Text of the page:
Elections officials in several key states hurried to finish counting all outstanding votes as Americans could finally learn who won Tuesday's presidential election.
Joe Biden maintained his Electoral College lead over President Donald Trump, overtaking the president in Georgia and Pennsylvania. Trump, meanwhile, vowed to "pursue this process through every aspect of the law" Friday after offering a series of false claims about election integrity in defiant remarks from the White House the day before, and is mounting a legal blitz across several battleground states.
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Conspiracy theorist Alex Jones addresses pro-Trump protesters in Arizona
Far-right conspiracy theorist Alex Jones joined supporters of President Trump gathered outside of Maricopa County's Elections Department in downtown Phoenix for a third consecutive night of protest Thursday.
Waving "Trump 2020" and American flags, members of the crowd — some of whom were armed — shook Jones’ hand before he stood to address them over a megaphone, urging them to not accept any potential election results.
"No matter what happens in this election, the fight’s out in the open now!" Jones said on video verified by NBC News. "The real fight starts now."
Jones is the personality behind InfoWars, a radio, website and internet empire that has been widely criticized. In December, a judge ordered the host to pay $100,000 in a defamation case over the 2012 Sandy Hook elementary school massacre after he was sued by the parents of a 6-year-old who was among the 26 killed in the attack in Newtown, Connecticut.
Trump has repeated made false and baseless claims about massive voter fraud.
Arizona is too close to call, according to NBC News. Maricopa County, which includes Phoenix, is the largest in the state and will prove crucial in the presidential race.
The Maricopa County Elections Department said earlier that it had worked with sheriffs to create a "free speech zone" outside the building in order to "balance the protection and wellbeing of our election workers and volunteers with the constitutional right of protesters who may wish to demonstrate.”
INTERACTIVE: All the ways Biden and Trump could reach 270
Joe Biden maintained his Electoral College lead over President Donald Trump by early Friday morning, but he's still under the 270 electoral count needed to win the 2020 presidential election. Finish the 2020 map on our interactive page by clicking or tapping an individual state or toggle in order to move it to red or blue. States where NBC News has a projected or apparent winner cannot be changed.
Biden takes the lead in Georgia
Joe Biden overtook President Trump early Friday in the crucial battleground of Georgia.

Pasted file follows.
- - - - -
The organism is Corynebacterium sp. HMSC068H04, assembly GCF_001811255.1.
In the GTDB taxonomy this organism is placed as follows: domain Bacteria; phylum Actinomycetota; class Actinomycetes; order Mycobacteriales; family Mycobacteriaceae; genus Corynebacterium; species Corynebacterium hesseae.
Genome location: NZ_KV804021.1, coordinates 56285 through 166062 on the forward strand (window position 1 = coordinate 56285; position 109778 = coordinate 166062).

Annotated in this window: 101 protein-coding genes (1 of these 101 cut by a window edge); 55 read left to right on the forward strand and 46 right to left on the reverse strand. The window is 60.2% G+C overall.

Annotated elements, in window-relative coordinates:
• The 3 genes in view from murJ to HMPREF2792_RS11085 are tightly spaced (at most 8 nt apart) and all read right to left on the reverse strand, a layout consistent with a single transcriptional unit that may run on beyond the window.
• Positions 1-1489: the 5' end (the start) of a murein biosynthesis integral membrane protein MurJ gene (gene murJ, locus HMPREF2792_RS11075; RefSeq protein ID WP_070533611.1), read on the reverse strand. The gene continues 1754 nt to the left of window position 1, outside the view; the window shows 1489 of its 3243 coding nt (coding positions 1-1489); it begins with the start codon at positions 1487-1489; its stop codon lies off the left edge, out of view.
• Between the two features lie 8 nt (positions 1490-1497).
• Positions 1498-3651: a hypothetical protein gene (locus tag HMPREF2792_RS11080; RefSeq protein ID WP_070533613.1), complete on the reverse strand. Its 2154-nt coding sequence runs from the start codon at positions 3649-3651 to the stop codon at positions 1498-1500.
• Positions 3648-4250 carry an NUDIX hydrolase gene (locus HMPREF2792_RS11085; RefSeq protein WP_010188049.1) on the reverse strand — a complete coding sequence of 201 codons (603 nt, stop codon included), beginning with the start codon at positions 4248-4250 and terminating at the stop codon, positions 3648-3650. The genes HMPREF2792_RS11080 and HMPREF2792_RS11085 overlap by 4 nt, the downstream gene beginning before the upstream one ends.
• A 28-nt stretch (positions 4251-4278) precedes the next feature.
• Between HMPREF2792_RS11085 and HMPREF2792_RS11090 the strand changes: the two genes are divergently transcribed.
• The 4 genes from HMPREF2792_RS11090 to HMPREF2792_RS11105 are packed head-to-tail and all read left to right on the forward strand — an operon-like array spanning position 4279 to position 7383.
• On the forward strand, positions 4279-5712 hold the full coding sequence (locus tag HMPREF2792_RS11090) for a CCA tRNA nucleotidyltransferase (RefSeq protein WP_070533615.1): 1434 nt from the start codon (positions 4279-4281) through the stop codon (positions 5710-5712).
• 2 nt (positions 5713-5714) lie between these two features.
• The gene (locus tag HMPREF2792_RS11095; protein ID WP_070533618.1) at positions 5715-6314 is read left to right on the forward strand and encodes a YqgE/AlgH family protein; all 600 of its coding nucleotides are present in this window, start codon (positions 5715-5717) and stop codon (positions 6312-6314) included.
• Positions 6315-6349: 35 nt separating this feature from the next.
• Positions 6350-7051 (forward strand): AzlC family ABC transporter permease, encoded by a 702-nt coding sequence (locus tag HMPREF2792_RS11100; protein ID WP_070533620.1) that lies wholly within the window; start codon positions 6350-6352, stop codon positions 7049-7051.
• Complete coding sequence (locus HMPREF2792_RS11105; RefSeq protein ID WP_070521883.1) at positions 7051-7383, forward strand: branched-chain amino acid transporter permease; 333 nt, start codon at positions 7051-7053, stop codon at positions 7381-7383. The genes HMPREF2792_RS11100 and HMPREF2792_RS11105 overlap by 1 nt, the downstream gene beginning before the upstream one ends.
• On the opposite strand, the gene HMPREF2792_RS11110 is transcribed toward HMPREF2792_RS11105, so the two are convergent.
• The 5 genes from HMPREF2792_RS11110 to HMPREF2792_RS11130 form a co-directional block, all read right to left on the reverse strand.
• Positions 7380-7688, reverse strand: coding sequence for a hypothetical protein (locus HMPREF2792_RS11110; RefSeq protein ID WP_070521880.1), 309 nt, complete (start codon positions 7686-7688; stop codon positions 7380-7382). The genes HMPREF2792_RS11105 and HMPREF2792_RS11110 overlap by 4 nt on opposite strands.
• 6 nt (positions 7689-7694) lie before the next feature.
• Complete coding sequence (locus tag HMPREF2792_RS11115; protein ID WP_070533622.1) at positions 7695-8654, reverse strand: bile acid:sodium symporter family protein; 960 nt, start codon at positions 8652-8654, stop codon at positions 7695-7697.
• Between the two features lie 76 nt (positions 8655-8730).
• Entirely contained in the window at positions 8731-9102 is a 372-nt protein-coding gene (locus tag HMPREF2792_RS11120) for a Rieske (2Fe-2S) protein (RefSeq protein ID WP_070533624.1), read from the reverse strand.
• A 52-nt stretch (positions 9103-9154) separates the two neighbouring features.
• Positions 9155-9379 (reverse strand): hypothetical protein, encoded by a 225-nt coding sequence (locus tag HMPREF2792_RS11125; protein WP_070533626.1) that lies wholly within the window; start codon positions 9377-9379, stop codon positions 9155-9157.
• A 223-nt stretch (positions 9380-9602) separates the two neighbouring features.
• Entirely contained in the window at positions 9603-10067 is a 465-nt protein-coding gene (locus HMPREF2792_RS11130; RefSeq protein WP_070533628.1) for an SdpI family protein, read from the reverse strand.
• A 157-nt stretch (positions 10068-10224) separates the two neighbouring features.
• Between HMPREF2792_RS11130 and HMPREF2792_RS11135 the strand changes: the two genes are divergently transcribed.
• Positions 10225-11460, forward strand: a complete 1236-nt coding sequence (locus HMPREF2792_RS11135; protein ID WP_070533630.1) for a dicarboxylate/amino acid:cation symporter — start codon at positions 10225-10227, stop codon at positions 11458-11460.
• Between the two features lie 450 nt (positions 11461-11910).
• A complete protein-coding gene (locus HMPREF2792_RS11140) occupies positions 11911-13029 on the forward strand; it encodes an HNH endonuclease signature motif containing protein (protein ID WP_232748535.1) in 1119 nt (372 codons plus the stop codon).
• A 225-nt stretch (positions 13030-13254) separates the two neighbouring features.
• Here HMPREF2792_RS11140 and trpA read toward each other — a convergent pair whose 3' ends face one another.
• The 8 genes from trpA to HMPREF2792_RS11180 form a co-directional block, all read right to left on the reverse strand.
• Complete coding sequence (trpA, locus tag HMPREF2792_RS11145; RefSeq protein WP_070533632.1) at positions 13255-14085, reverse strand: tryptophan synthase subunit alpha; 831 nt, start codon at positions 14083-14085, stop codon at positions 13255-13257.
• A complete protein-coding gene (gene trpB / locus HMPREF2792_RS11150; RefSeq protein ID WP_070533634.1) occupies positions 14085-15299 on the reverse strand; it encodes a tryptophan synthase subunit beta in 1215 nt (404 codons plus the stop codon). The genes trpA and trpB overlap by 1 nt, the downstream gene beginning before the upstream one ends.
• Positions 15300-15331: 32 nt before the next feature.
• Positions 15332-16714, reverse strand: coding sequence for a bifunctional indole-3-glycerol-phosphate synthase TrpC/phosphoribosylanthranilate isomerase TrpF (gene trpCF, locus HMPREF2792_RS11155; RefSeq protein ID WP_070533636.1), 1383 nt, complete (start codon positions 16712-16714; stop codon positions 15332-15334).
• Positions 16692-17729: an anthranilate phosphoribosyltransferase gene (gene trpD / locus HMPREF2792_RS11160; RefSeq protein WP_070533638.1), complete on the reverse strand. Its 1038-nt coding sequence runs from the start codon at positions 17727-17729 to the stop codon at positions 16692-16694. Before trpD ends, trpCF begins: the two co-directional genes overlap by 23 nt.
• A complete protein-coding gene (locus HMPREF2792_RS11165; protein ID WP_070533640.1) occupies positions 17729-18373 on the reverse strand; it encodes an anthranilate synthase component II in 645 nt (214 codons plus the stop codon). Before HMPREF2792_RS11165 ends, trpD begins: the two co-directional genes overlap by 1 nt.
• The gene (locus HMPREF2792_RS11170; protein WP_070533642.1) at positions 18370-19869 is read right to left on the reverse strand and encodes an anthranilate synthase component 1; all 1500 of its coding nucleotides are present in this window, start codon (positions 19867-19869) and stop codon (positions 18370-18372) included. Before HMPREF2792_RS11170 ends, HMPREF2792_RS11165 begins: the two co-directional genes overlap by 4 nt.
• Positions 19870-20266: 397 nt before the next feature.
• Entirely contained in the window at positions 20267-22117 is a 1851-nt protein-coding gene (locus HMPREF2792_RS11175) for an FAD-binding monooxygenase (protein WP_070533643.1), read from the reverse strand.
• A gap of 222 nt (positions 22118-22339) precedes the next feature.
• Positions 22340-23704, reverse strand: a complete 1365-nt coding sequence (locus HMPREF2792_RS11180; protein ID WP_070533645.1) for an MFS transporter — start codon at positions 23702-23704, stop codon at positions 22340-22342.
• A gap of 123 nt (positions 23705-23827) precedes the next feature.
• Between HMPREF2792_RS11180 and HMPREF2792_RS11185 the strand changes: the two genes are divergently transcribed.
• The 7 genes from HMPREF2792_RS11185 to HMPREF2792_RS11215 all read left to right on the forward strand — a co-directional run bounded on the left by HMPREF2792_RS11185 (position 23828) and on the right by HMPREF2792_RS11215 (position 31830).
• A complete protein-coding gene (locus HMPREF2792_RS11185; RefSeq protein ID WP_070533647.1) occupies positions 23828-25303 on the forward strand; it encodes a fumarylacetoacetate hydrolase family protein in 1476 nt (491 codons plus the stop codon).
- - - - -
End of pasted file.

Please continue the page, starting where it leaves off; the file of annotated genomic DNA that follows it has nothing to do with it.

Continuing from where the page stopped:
He currently holds a slim 917 vote lead over Trump.
Biden's numbers in Georgia have improved as absentee ballots from large Democratic counties have been counted. Clayton County had been the source of the latest votes, which helped put Biden into the lead. The county has been counting ballots through the night, with Biden winning about 85 percent of the vote there.
There remain outstanding ballots in the state, mostly in Democratic-leaning counties.
Here's where things stands entering Friday
There remain six states that NBC News rates as either too close or too early to call. Five of those states are under the microscope as influencing whether Biden or Trump will win the presidency — North Carolina, Arizona, Nevada, Pennsylvania and Georgia.
Votes in those states are either trickling in or counts remain paused. As it stands, Biden holds a 253 to 214 lead in Electoral College votes. A candidate needs to secure 270 electoral votes to win.
Should Biden pull out a victory in Pennsylvania and its 20 electoral votes, he will have secured the election, which he can also do by winning any two of those other four states.
Much of the remaining vote to be counted in Pennsylvania is both of the mail-in variety and in Philadelphia and the surrounding counties, both of which have broken substantially in Biden's favor.
In Georgia, Clayton County has continued counting through the night and has provided small numbers of additional votes, helping Biden overtake Trump.
'This is getting insane': Republicans push back against Trump's false election claims
Thursday night delivered a series of false claims about the presidential election, though many did not mention him by name.
Shortly after Trump at a news conference made baseless claims about massive voter fraud in Pennsylvania, Sen. Pat Toomey, R-Pa., said in a statement Thursday that once the state's final election count is "reached and certified, all parties involved must accept the outcome of the election regardless of whether they won or lost."
The harshest pushback came from retiring Texas Rep. Will Hurd.
"A sitting president undermining our political process & questioning the legality of the voices of countless Americans without evidence is not only dangerous & wrong, it undermines the very foundation this nation was built upon," he said in a tweet. "Every American should have his or her vote counted."
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States still too close to call
Here are the elections results pages for the six states that are still too close to call, per NBC News' projections:
Trump told one falsehood after another about the presidential race. Here are the facts.
President Donald Trump, who had not spoken publicly since an early Wednesday morning address, delivered remarks Thursday evening about the state of the still-undecided presidential election that were largely false, including claims about "illegal ballots," mail-in voting and ballot-counting observers.
He then repeated some of them in a series of tweets sent after 2 a.m. ET on Friday.